In order to move a reader, the standard advice runs, “Show, don’t tell.” In The Elements of Style, William Strunk, Jr., writes: “If those who have studied writing are in accord on any one point it is on this: the surest way to arouse and hold the attention of the reader is by being specific, definite and concrete. The greatest writers … are effective largely because they deal in particulars and report the details that matter.” In The Art of Fiction John Gardner speaks of these specific, concrete details as ‘proofs’. The novelist, he says, gives us “such details about the looks, gestures, and experiences of his characters that we cannot help believing that the story he tells us is true.” 

This is something long established in me now, this idea that every sentence I write should be a ‘proof’ – a fact about an imaginary world. Writing is a process through which I have to try to prove to my readers, again and again, that the world I’m writing about is real. My job is to focus attention, not necessarily on presenting nice words or ideas, but on the concrete, physical experiences of my characters and the sensory details of the world they inhabit. It’s a hard-won ability (I’m hoping to get the 95% of editorial time down to 94% at some point in the next ten years) but, if you want to succeed as a writer, it’s essential.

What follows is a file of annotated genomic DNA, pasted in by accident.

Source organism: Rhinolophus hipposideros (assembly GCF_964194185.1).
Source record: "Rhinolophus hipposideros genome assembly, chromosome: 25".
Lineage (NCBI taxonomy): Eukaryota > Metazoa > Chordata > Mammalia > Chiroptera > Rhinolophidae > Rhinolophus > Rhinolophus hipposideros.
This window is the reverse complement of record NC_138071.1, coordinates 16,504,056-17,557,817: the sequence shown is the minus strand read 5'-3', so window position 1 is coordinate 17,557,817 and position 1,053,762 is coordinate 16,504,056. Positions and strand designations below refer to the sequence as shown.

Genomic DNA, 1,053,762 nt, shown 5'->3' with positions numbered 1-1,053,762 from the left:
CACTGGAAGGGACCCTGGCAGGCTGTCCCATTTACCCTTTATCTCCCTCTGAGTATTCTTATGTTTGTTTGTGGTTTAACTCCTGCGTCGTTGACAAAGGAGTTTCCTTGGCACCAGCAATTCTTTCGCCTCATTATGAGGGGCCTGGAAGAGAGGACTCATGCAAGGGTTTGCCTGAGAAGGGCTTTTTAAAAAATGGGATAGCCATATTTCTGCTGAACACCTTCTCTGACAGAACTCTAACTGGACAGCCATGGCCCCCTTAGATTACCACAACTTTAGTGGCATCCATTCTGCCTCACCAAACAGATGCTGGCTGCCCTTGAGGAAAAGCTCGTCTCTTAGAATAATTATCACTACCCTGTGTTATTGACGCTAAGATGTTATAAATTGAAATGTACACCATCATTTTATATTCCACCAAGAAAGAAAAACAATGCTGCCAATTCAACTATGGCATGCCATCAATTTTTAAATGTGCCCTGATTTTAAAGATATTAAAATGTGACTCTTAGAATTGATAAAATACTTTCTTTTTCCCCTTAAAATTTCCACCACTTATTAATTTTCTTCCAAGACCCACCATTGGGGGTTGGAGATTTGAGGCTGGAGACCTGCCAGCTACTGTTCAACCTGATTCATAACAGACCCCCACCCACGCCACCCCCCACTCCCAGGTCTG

One of the most common and recurring errors a new writer encounters (myself included) is the overuse of the passive voice. This occurs when the stance of the author is once removed from his or her characters. Instead of eyes glazing over or noses being scratched a character “seems to be upset”, or they “appear be lying”.  I think we write this way because of the distance between us and our imaginary world. Our position in relation to our imagination is that we are outside looking in. But this passive perspective is not vivid or resonant enough to hold a reader’s attention. We need to zoom in, take a step forward and find details that appeal to the senses. Without these definite, sensory proofs reader’s minds begin to wander, they lose faith in the world that they’re reading about, they get bored and frustrated, and then they stop reading.

Writers are always grappling with the reader’s boredom (and their own). I’d even go as far as to say that one of the main reasons for all of our art and culture is to alleviate boredom. In Literature, this is mainly done through simulating the experiences of other people. Readers don’t just get to empathise with what it’s like to be different types of people, they experience real feelings and they experience them without any consequences. As readers, we’re allowed to love, condemn, hope or hate without any of the risks that those feelings ordinarily involve. In real life, the short-lived excitement of an affair might cost someone their family and everything they hold dear. In Literature, an affair costs around £5.99.